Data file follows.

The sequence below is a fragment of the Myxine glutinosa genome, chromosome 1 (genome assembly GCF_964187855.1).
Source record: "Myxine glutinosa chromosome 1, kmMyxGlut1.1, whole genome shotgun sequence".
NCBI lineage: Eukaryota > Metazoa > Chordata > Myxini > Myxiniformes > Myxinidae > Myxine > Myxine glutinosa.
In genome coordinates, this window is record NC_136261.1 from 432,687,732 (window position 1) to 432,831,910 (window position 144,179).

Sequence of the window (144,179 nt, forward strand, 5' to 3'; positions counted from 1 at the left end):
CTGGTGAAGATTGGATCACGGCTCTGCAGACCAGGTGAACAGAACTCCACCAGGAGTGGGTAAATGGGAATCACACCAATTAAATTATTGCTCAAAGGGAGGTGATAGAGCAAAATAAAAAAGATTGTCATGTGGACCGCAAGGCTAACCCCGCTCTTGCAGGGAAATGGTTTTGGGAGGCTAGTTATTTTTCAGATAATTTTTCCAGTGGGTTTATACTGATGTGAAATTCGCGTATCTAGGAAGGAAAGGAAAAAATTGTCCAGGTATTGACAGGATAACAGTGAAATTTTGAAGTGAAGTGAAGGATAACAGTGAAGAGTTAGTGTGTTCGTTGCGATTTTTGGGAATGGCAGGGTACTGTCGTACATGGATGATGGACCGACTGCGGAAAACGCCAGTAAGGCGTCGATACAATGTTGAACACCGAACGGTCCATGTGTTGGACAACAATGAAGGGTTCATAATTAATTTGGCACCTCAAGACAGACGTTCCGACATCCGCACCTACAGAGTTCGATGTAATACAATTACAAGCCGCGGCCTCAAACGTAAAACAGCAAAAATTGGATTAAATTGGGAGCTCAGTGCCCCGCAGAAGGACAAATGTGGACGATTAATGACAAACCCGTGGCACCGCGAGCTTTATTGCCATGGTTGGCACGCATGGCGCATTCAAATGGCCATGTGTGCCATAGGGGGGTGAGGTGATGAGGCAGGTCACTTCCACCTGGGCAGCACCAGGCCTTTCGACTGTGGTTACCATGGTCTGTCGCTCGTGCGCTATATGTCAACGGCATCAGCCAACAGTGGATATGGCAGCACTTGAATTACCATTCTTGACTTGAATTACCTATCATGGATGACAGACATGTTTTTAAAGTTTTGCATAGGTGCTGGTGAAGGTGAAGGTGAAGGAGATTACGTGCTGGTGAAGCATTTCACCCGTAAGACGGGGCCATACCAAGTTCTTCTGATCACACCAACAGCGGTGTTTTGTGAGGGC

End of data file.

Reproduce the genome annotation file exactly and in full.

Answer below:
The sequence below is a fragment of the Myxine glutinosa genome, chromosome 1 (genome assembly GCF_964187855.1).
Source record: "Myxine glutinosa chromosome 1, kmMyxGlut1.1, whole genome shotgun sequence".
NCBI lineage: Eukaryota > Metazoa > Chordata > Myxini > Myxiniformes > Myxinidae > Myxine > Myxine glutinosa.
In genome coordinates, this window is record NC_136261.1 from 432,687,732 (window position 1) to 432,831,910 (window position 144,179).

Sequence of the window (144,179 nt, forward strand, 5' to 3'; positions counted from 1 at the left end):
CTGGTGAAGATTGGATCACGGCTCTGCAGACCAGGTGAACAGAACTCCACCAGGAGTGGGTAAATGGGAATCACACCAATTAAATTATTGCTCAAAGGGAGGTGATAGAGCAAAATAAAAAAGATTGTCATGTGGACCGCAAGGCTAACCCCGCTCTTGCAGGGAAATGGTTTTGGGAGGCTAGTTATTTTTCAGATAATTTTTCCAGTGGGTTTATACTGATGTGAAATTCGCGTATCTAGGAAGGAAAGGAAAAAATTGTCCAGGTATTGACAGGATAACAGTGAAATTTTGAAGTGAAGTGAAGGATAACAGTGAAGAGTTAGTGTGTTCGTTGCGATTTTTGGGAATGGCAGGGTACTGTCGTACATGGATGATGGACCGACTGCGGAAAACGCCAGTAAGGCGTCGATACAATGTTGAACACCGAACGGTCCATGTGTTGGACAACAATGAAGGGTTCATAATTAATTTGGCACCTCAAGACAGACGTTCCGACATCCGCACCTACAGAGTTCGATGTAATACAATTACAAGCCGCGGCCTCAAACGTAAAACAGCAAAAATTGGATTAAATTGGGAGCTCAGTGCCCCGCAGAAGGACAAATGTGGACGATTAATGACAAACCCGTGGCACCGCGAGCTTTATTGCCATGGTTGGCACGCATGGCGCATTCAAATGGCCATGTGTGCCATAGGGGGGTGAGGTGATGAGGCAGGTCACTTCCACCTGGGCAGCACCAGGCCTTTCGACTGTGGTTACCATGGTCTGTCGCTCGTGCGCTATATGTCAACGGCATCAGCCAACAGTGGATATGGCAGCACTTGAATTACCATTCTTGACTTGAATTACCTATCATGGATGACAGACATGTTTTTAAAGTTTTGCATAGGTGCTGGTGAAGGTGAAGGTGAAGGAGATTACGTGCTGGTGAAGCATTTCACCCGTAAGACGGGGCCATACCAAGTTCTTCTGATCACACCAACAGCGGTGTTTTGTGAGGGC